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In Utero Domoic Acid Toxicity: A Fetal Basis to Adult Disease in the California Sea Lion (Zalophus californianus)

Author(s): Ramsdell, J.S.; T.S. Zabka

NCCOS Center: CCEHBR (http://coastalscience.noaa.gov/about/centers/ccehbr)

Publication Type: Journal Article

Journal Title: Marine Drugs

Date of Publication: 2008

Reference Information: 6 262-290

Keywords: Domoic acid; Algae; California; Reproduction; Neurodevelopment; Seizure; Sea Lion

Abstract: California sea lions have been a repeated subject of investigation for early life toxicity, which has been documented to occur in mass clusters associated with organochlorine (PCB and DDT) poisoning in the 1970’s and domoic acid poisoning in the last decade. The mass early life mortality events result from the concentrated breeding grounds and synchronization of reproduction over a 28 day post partum estrus cycle and 11 month in utero phase. This physiological synchronization is triggered by a decreasing photoperiod of 11.48 h/day that occurs approximately 90 days after conception at the major California breeding grounds. The photoperiod trigger activates implantation of embryos to proceed with development for the next 242 days until birth. Embryonic diapause is a selectable trait thought to optimize timing for food utilization and male migratory patterns; yet from the toxicological perspective presented here also serves to synchronize developmental toxicity of pulsed environmental events such as domoic acid poisoning. Research studies in laboratory animals have defined age-dependent neurotoxic effects during development and windows of susceptibility to domoic acid exposure. This review will evaluate experimental domoic acid neurotoxicity in developing rodents and, aided by comparative allometric projections, will analyze potential prenatal toxicity and exposure susceptibility in the California sea lion. This analysis should provide a useful tool to forecast fetal toxicity and understand the impact of fetal toxicity on adult disease of the California sea lion.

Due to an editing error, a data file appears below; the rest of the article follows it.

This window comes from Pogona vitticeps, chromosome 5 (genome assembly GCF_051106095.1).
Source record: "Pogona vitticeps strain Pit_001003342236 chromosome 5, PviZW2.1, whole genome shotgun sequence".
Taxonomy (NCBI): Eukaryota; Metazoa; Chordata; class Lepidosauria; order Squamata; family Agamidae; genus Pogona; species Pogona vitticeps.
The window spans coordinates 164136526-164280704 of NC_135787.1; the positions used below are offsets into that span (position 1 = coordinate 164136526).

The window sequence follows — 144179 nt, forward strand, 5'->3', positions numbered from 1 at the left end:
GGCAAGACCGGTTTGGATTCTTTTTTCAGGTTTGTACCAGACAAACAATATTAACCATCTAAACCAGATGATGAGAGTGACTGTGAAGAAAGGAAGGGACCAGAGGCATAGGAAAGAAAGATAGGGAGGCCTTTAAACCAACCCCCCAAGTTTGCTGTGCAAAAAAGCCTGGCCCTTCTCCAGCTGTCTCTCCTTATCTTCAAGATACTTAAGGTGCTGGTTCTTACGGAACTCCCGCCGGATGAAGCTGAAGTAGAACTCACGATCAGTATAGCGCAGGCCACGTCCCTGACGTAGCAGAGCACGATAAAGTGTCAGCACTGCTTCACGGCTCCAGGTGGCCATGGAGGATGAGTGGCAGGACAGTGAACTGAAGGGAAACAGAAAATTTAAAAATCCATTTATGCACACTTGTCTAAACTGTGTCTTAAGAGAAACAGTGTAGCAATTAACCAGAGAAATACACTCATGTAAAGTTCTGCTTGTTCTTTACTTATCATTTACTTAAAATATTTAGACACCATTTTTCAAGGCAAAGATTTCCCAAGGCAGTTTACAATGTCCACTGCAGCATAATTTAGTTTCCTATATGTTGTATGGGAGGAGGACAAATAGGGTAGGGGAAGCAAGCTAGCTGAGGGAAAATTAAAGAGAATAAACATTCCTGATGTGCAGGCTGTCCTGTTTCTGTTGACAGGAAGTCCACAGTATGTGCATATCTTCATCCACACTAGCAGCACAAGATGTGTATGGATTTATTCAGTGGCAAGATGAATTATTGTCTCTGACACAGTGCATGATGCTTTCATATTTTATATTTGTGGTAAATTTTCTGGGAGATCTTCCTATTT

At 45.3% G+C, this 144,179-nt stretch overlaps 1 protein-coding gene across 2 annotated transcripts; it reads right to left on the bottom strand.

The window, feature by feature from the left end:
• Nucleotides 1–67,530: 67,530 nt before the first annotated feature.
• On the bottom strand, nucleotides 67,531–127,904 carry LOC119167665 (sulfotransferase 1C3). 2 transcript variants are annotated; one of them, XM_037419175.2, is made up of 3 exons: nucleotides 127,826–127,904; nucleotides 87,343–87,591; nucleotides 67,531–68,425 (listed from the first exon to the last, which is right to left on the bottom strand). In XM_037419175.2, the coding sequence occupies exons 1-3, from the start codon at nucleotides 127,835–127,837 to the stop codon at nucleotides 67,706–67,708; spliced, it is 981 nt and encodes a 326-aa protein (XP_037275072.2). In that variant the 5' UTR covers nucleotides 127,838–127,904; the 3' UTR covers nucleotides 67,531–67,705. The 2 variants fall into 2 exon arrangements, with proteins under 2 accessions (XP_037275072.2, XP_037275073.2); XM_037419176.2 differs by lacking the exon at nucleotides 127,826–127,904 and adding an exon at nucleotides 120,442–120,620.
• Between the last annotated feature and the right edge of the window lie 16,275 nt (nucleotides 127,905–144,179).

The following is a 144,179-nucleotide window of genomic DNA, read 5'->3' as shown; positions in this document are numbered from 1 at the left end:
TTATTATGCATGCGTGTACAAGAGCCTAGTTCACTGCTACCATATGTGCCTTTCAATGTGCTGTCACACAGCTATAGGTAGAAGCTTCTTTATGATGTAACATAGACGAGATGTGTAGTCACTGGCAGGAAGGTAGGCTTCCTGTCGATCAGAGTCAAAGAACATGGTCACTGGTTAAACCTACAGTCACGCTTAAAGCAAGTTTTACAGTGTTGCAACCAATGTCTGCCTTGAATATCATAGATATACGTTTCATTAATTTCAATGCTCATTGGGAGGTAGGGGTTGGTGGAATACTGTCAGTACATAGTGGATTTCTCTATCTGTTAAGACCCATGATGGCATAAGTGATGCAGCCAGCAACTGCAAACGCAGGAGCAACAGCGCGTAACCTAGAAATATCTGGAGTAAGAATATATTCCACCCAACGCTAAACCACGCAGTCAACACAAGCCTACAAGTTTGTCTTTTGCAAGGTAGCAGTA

Availability: John.Ramsdell@noaa.gov